Table of Contents
Returning to Practice After Your Masters 0:30
Kenny opens by discussing what changes when you return to work in an architectural practice after your masters. He asks Jack and Adam for an overview of the step back into practice life. Jack opens by discussing the difficulties in getting a placement post masters during what was still a very difficult economic period.
Adam notes that his return to practice was based on an architectural competition win for the practice that he ultimately ended up working for. He notes that this journey would have been delayed slightly without this competition win as it gave the practice the cash flow needed for his role.
Jack talks about how it took him slightly longer to find a Part 2 architectural assistant role and how he was helping out at the same firm Adam worked for when he received a formal offer from an architectural practice based in Liverpool.
They discuss how the expectancy increases in the Part 2 role when compared directly to your Part 1 year out placement. They discuss how there is a different pressure at Part 2 in that software proficiency is expected so the onus shifts to understanding wider elements of an architecture project.
They discuss how they went from being withing large practice environments at Part 1 to small offices of less than 5 people at Part 2 which expediated their career progression as they had a lot more responsibility when compared to working within a larger practice.
Kenny notes how Jack and Adam wanted to enrol on the RIBA Part 3 course as soon as possible as becoming a fully qualified architect was always the key driver in their careers. They discuss the pros vs cons of pre and post RIBA Part 3 qualification.
They note that passing the Part 3 course allows you to clearly define your job title, which can be surprisingly difficult. The Part 3 qualification allows you to legally use the title architect and place your name on the Architects Register.
Adam notes that his first mentor at Part 2 level was an architectural technician which enabled him to dramatically upskill at architectural detailing, an area where he had the least experience at that stage in his career. Adam notes that a good attitude was key to him getting the most out of mentorship at this stage in his career.
Do You Need to Plan Your Route to Qualifying? 11:22
Kenny asks Jack and Adam did they have a plan when considering their route to Part 3 qualification? They discuss the RIBA professional experience development record (PEDR) and how this formally identifies any areas that need to be addressed with regard to additional experience. They also discuss a hybrid approach between the PEDR and a self-awareness of your own progression in identifying weaknesses in your skills/experience.
Adam notes how his PEDRS highlighted that most of his experience was between RIBA stages 1-3 at Part 1 which allowed him sit down with his practice mentor and ask for post stage 3 exposure at Part 2.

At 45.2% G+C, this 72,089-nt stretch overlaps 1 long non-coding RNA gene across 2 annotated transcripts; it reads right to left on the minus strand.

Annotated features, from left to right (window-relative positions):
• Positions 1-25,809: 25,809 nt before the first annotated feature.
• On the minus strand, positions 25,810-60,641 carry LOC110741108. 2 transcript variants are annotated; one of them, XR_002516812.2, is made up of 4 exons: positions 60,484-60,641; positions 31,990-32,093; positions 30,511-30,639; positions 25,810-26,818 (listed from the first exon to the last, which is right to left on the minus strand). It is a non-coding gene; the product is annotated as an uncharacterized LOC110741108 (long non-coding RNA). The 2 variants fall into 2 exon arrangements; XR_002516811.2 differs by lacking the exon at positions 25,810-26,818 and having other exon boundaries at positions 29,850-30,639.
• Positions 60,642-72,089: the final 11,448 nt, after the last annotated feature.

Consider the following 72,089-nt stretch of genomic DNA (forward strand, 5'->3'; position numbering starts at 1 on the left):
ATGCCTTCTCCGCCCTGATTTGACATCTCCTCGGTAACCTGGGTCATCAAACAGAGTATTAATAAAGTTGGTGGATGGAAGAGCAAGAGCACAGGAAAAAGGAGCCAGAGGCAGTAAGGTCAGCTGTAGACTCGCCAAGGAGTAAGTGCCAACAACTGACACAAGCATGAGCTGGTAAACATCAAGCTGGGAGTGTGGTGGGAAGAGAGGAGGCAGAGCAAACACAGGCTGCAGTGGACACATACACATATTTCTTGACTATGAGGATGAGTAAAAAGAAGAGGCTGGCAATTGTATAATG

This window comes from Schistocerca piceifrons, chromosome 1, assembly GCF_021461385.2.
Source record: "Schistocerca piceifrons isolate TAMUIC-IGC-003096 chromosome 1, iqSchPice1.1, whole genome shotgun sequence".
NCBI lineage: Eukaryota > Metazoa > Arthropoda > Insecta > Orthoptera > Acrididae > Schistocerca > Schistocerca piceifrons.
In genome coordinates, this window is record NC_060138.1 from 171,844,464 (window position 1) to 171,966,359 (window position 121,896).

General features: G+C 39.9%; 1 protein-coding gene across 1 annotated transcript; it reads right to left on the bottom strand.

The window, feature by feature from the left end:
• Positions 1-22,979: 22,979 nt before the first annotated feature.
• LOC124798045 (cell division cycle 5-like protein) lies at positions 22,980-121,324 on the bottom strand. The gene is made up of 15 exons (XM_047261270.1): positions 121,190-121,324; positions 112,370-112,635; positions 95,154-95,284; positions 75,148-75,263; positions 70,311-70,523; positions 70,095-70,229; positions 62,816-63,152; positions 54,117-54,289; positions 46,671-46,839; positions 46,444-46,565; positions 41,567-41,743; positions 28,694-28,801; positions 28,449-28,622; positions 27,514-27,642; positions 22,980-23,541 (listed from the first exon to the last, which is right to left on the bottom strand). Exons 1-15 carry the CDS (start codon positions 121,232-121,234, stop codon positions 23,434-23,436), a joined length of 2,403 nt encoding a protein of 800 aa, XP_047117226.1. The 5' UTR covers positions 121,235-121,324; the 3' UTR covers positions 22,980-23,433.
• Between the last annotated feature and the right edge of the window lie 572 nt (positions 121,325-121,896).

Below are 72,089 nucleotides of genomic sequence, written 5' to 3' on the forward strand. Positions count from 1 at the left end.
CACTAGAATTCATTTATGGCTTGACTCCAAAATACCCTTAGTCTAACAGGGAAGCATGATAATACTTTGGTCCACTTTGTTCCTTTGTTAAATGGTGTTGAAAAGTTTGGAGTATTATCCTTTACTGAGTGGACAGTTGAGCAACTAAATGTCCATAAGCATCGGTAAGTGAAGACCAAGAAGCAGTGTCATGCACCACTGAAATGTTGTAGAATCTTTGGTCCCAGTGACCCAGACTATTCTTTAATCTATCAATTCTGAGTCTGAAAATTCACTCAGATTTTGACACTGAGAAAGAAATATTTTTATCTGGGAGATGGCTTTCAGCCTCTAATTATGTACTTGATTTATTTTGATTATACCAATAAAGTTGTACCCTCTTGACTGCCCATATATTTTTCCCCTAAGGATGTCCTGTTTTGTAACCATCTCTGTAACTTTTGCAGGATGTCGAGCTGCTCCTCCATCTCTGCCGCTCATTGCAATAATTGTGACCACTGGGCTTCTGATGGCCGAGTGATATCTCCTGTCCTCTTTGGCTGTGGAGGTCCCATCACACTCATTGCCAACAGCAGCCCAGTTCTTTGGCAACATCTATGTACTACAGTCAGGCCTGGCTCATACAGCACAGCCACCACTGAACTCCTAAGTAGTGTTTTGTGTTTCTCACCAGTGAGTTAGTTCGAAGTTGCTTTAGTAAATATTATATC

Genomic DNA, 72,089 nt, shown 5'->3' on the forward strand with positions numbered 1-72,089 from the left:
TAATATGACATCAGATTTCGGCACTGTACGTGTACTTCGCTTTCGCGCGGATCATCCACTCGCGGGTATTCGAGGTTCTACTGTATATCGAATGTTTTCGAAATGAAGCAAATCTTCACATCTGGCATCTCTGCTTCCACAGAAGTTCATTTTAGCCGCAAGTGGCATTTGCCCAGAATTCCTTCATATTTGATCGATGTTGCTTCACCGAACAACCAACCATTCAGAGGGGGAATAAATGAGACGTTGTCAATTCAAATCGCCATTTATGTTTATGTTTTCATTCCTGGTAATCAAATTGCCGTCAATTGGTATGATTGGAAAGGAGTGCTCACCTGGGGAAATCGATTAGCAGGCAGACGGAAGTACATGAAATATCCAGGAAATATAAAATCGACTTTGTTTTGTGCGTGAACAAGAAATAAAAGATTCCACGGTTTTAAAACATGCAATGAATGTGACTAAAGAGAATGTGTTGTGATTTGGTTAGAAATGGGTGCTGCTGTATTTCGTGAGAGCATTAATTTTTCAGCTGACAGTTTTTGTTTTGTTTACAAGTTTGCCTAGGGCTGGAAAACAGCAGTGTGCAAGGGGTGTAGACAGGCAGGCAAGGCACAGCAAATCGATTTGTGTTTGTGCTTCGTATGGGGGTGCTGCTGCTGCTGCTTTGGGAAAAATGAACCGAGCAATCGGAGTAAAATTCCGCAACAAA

Jack advises how the PEDRs can become overwhelming if you don’t fill them out in real time and in line with your current progress. He says that for Part 1, he stayed on top of them but for Part 2 he let them build up and then had a couple of years’ worth to fill out which, in addition to the other Part 3 commitments, left an unnecessary level of administration.
Jack personally felt that this was the most challenging and time-consuming element of the whole Part 3 process. Adam notes that filling them in daily/weekly is the best advice he can offer.
They then discuss, with your practice mentor, how to approach gaps in experience. They note that most practices are experienced in the Part 3 process and will already be aware of filling the gaps. They also discuss the costs associated with the Part 3 course and how some practices will subsidise or pay for the course but will expect a minimum commitment upon qualification.
When Is the Right Time to Sign Up? 22:10
Kenny touches upon the intricacies of the RIBA Part 3 and asks Jack and Adam if they felt ready at the time they signed up for the Part 3. Jack discusses how he didn’t feel ready at up but intended to use the situation as a measure of what his current ‘level’ was. In turn he notes that the course does then prepare you to pass the Part 3 offering additional confidence as time progresses. He notes that he purchased every single book on the reading list which he then read on holiday.
He does note that this approach probably isn’t for most people but as a result he developed a ‘best practice’ way to do things from the textbooks and an office based ‘real world’ version. He then utilised a hybrid approach of the two which gave a well-rounded approach to the Part 3.
They then go on to break down the requirements of the complete RIBA Part 3 submission talking about how you enrol in January, complete 2 residentials at the University of Chester and then undertake the final exams and interview in the September.
Adam then discusses how intimidating it can be when you witness somebody undertaking the Part 3 but in reality, you naturally bridge the skills gap by the time you get to final submission. He advises to not to be intimidated! They then discuss the differences between how the Part 3 is structured in the north and south of England which may influence your decision of where you study.